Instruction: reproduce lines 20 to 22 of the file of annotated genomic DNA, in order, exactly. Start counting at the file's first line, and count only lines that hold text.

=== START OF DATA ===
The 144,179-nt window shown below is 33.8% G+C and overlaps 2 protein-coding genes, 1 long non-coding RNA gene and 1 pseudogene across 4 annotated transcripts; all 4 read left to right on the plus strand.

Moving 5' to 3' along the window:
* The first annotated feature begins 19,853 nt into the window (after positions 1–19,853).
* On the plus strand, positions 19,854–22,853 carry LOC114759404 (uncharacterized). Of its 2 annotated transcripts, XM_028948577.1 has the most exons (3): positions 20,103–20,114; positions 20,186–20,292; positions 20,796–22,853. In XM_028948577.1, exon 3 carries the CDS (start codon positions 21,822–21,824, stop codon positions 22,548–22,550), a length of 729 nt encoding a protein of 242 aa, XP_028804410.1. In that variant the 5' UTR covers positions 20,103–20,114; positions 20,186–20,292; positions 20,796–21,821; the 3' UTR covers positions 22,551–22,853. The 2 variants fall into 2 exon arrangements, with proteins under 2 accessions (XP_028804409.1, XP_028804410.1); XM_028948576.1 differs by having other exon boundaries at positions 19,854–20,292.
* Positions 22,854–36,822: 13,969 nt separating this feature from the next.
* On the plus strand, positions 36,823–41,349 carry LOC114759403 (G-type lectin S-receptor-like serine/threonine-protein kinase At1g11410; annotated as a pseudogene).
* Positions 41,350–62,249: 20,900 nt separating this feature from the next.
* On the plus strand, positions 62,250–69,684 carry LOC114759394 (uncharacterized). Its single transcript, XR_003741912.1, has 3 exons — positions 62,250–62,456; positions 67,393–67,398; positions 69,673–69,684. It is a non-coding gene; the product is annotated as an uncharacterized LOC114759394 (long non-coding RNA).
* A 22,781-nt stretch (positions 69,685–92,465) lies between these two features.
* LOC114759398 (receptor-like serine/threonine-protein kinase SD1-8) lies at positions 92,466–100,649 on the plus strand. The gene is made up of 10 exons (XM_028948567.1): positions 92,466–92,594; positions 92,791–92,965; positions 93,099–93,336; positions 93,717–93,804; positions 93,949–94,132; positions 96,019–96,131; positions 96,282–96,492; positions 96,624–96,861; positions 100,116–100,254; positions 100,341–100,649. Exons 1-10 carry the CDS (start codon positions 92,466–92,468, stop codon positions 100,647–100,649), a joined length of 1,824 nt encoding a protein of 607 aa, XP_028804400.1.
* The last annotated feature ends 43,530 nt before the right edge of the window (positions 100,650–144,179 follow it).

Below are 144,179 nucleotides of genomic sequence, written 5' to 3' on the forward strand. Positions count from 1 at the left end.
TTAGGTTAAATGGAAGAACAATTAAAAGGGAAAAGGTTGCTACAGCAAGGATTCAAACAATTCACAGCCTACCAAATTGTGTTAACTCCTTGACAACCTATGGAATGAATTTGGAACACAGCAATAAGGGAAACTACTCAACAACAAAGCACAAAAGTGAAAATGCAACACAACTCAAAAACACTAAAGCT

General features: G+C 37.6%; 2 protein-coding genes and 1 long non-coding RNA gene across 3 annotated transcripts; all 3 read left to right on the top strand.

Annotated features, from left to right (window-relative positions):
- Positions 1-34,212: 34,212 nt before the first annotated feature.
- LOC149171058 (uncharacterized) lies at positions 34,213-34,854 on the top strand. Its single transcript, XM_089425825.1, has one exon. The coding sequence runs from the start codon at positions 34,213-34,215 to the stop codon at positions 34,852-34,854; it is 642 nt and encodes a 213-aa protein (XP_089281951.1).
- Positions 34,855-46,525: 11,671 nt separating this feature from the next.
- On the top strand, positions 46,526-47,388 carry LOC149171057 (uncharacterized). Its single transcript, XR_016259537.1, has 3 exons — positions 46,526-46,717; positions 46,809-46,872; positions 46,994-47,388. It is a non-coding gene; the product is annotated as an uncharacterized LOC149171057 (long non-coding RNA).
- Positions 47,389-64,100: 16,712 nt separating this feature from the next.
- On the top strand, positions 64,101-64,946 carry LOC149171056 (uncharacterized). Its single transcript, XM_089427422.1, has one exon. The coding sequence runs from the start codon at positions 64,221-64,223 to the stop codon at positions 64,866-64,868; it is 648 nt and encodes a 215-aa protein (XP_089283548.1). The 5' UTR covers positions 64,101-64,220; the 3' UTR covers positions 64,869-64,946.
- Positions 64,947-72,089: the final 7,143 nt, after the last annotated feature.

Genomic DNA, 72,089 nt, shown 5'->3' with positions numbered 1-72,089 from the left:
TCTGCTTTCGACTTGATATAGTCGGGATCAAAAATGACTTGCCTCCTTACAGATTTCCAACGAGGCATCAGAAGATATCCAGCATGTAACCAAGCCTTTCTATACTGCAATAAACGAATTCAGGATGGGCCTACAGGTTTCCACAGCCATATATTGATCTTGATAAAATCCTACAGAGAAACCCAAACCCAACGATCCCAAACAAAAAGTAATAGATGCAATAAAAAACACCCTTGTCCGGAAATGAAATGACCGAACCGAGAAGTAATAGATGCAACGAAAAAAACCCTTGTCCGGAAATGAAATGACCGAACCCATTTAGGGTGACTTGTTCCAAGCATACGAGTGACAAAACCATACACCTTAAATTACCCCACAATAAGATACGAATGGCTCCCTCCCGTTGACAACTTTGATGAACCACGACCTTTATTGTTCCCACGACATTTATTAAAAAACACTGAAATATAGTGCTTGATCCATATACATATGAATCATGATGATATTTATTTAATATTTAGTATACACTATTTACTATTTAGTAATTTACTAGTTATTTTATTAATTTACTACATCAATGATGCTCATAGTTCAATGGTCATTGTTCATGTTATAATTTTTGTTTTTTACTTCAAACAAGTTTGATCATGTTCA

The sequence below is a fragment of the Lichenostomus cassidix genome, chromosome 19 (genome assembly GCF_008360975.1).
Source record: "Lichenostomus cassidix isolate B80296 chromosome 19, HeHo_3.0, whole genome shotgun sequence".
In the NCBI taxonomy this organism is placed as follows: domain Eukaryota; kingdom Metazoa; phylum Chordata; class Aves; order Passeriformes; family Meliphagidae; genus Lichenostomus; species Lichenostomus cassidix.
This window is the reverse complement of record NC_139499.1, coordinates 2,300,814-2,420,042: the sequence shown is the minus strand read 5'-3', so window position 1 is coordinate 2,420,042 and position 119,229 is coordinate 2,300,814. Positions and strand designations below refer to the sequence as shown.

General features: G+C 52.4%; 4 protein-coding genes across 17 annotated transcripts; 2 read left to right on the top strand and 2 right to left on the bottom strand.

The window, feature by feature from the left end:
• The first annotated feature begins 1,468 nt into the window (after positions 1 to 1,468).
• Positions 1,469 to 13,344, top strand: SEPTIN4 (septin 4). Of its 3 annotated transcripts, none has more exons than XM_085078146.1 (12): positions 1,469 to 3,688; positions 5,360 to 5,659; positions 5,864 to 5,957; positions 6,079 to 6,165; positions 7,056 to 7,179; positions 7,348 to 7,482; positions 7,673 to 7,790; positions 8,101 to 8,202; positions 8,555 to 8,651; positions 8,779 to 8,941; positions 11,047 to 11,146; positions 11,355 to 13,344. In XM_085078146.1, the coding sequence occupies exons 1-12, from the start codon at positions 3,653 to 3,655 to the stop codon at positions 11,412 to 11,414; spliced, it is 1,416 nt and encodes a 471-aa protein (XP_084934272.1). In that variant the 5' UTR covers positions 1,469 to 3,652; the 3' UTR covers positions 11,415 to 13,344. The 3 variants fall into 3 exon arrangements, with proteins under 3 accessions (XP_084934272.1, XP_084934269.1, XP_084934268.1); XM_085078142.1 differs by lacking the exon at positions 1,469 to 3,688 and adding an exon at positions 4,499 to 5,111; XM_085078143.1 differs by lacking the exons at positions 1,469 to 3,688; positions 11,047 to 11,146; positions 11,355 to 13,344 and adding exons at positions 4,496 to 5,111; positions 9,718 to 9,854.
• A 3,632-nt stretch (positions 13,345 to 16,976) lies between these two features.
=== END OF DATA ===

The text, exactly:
- Positions 47,389-64,100: 16,712 nt separating this feature from the next.
- On the top strand, positions 64,101-64,946 carry LOC149171056 (uncharacterized). Its single transcript, XM_089427422.1, has one exon. The coding sequence runs from the start codon at positions 64,221-64,223 to the stop codon at positions 64,866-64,868; it is 648 nt and encodes a 215-aa protein (XP_089283548.1). The 5' UTR covers positions 64,101-64,220; the 3' UTR covers positions 64,869-64,946.
- Positions 64,947-72,089: the final 7,143 nt, after the last annotated feature.